Your browser is out-of-date!

Update your browser to view this website correctly. Update my browser now


Translator Ordered Off the Air after Interference Complaints

The case seems to encapsulate a current industry debate

An FM translator received a letter no radio operator wants to get: an order to shut down.

After nearly a year of debate between the translator’s owner and a nearby full-power station, the Federal Communications Commission sent a letter requiring that Arohi Media, licensee of FM translator W252DK in Raleigh-Durham, N.C., cease operation immediately.

In August 2016, Lakes Media sent an informal objection to the FCC alleging that the translator was interfering with reception of WLUS(FM) in Clarksville, Va. Lakes submitted comments from listeners who complained of difficulties receiving WLUS in their homes and while driving.

Back and forth comments ensued, with ongoing disagreement about whether all of the listener complaints are indeed valid; Arohi alleged that some not actually bona fide listeners and that other complaints were downright fraudulent. Lakes disputed the claims.

The commission noted that Arohi did attempt to address some of the listener complaints but said at least three of them have not yet been resolved. That prompted the commission to press Arohi to either resolve all complaints of interference within a month’s time frame or to suspend W252DK operations.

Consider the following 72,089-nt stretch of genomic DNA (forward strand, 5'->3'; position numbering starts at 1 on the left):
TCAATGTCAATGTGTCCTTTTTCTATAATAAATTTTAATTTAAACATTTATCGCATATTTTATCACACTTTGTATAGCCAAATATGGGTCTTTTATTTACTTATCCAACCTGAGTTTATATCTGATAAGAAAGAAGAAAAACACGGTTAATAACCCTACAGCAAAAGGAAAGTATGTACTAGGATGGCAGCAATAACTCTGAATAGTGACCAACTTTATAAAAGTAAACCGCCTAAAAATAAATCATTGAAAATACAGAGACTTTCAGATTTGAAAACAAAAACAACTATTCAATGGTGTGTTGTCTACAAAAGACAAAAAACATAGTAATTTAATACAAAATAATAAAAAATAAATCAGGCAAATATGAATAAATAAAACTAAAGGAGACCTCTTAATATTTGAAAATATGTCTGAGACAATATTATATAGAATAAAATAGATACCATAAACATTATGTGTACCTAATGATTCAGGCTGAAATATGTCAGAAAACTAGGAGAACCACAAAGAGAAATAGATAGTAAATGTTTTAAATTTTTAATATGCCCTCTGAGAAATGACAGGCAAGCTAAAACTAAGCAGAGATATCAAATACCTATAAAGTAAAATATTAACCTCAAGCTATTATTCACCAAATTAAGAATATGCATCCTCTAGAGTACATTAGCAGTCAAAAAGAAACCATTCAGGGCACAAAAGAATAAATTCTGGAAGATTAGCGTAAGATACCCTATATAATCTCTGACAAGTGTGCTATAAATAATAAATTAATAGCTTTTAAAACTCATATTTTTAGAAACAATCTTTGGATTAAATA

“Failure to correct all complaints … may require W252DK to suspend operation,” the FCC wrote in a letter to the owner.

There has also been much discussion about whether W252DK is actually causing interference at all. Lakes Media offered multiple examples of interference; Arohi brought forth an engineering study that said it would not even possible for W252DK to be causing objectionable interference to WLUS.

Turning to guidance from its own rulebook, the commission cited FCC rules that say an FM translator station cannot continue to operate if it interferes with listeners’ ability to receive an authorized broadcast station’s off-the-air signals.

Of key issue, though: whether W252DK eliminated actual interference to the co-channel station. The commission found it had not. In particular, Arohi failed to show evidence that it tried to resolve those last three complaints from listeners within the 30-day timeframe. As a result, the commission ordered the translator to suspend operations.